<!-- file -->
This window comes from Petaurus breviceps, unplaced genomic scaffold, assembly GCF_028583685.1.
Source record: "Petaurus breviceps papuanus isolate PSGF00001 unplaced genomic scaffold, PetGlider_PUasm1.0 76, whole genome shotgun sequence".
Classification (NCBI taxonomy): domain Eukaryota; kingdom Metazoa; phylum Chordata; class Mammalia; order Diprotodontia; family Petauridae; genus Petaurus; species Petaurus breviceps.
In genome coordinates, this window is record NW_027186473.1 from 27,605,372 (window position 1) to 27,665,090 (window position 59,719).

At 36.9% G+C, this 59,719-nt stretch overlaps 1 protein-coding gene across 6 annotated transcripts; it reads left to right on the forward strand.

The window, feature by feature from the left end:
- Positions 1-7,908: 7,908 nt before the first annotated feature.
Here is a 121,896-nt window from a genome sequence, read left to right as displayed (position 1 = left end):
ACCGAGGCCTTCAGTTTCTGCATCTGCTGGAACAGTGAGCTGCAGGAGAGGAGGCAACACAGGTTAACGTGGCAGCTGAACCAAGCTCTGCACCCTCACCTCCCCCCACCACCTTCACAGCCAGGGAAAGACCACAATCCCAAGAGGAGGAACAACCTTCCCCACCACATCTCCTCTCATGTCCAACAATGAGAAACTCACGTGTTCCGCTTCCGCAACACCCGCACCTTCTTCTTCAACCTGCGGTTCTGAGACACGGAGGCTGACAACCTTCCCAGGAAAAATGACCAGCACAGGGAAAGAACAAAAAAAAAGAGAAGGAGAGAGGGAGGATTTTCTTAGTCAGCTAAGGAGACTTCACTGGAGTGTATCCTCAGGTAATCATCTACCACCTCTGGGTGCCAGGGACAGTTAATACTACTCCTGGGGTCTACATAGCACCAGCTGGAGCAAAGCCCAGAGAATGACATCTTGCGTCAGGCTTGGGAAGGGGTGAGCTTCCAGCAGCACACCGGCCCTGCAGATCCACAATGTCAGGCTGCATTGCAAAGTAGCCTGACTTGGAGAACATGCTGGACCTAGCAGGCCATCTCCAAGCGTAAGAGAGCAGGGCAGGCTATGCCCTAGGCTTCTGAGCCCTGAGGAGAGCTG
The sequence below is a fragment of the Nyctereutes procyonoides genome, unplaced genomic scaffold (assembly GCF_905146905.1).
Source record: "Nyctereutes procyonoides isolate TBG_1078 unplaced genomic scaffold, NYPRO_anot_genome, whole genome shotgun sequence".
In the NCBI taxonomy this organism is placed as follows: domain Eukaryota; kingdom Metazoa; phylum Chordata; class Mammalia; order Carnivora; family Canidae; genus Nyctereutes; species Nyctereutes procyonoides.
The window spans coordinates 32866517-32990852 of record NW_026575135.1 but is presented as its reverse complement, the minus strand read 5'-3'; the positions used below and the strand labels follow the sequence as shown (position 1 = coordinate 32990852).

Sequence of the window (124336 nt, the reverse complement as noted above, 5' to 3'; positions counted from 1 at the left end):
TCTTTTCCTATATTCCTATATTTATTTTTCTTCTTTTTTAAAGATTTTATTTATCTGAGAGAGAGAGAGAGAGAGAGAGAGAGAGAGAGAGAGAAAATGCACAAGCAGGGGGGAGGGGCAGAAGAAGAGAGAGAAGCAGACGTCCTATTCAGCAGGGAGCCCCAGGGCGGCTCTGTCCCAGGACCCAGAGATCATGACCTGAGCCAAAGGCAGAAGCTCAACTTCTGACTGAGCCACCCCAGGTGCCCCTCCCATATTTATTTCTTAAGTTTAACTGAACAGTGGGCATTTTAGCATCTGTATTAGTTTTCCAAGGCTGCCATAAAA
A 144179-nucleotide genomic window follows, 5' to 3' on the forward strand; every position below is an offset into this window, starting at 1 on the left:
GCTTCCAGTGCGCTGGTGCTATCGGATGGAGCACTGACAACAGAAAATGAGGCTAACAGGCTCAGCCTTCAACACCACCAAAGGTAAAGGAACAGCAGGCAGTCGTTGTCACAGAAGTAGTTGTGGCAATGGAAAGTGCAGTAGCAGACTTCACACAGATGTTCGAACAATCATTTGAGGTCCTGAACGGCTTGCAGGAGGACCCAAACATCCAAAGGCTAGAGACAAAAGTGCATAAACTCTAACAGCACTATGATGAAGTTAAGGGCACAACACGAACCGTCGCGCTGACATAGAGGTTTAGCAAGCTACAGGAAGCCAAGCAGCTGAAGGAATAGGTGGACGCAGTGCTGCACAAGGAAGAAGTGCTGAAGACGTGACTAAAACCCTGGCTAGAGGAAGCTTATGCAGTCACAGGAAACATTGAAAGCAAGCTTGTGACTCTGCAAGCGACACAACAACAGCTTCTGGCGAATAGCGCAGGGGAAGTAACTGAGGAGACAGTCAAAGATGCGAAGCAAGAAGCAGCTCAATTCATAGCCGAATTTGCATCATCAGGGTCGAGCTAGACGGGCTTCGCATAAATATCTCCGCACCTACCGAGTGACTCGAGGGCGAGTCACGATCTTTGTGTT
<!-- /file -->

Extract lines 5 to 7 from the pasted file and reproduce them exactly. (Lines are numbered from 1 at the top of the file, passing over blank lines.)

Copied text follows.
At 36.9% G+C, this 59,719-nt stretch overlaps 1 protein-coding gene across 6 annotated transcripts; it reads left to right on the forward strand.

The window, feature by feature from the left end:
- Positions 1-7,908: 7,908 nt before the first annotated feature.